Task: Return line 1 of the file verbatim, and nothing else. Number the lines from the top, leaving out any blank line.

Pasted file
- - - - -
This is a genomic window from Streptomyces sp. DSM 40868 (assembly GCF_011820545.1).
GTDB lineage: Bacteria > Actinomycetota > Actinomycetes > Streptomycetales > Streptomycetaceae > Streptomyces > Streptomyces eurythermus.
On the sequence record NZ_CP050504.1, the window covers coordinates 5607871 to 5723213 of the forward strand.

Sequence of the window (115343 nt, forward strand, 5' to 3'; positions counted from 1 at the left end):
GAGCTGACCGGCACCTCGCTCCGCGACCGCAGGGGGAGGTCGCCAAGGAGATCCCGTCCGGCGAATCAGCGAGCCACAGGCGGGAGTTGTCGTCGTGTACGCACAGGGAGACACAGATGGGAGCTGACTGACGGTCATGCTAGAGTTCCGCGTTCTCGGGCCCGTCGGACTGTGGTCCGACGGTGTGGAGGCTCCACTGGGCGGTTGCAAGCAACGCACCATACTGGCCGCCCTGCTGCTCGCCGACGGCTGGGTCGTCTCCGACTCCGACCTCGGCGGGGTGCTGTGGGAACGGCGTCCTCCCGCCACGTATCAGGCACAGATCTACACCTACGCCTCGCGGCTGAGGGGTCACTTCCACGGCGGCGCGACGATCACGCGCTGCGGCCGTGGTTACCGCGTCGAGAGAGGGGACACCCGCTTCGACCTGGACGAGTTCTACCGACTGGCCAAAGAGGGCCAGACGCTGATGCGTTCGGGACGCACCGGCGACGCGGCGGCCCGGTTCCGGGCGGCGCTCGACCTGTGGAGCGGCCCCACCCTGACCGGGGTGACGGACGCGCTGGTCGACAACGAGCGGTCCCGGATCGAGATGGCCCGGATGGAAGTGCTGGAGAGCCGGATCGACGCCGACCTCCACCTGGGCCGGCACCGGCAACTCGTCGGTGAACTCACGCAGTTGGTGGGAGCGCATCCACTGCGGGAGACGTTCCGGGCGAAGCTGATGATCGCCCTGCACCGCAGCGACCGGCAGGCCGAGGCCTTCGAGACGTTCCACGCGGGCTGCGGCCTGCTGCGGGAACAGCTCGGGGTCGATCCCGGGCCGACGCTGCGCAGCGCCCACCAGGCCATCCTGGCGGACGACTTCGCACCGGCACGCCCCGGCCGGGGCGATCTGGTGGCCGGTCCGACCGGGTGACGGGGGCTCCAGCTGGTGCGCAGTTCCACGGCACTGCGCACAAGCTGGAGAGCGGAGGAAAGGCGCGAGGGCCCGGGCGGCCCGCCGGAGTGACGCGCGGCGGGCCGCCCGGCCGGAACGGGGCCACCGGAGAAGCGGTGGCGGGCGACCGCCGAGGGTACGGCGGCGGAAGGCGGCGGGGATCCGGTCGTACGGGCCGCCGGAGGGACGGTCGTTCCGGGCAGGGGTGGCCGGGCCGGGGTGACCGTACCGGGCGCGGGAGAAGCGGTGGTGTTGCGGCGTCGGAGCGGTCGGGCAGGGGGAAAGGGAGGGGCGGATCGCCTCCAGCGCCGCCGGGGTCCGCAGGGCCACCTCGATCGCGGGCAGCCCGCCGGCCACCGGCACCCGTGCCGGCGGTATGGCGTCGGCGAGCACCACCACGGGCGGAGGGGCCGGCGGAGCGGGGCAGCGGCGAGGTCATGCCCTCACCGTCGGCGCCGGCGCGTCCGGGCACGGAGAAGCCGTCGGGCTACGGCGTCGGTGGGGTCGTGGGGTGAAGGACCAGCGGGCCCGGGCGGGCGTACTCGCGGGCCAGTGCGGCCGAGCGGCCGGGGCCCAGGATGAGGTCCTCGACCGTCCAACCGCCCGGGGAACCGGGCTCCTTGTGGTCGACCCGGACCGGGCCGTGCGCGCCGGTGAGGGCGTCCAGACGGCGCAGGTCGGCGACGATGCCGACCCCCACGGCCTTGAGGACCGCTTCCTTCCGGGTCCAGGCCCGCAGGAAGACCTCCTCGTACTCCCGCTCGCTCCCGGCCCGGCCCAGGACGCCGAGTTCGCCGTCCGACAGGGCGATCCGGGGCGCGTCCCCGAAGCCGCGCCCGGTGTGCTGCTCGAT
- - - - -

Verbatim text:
This is a genomic window from Streptomyces sp. DSM 40868 (assembly GCF_011820545.1).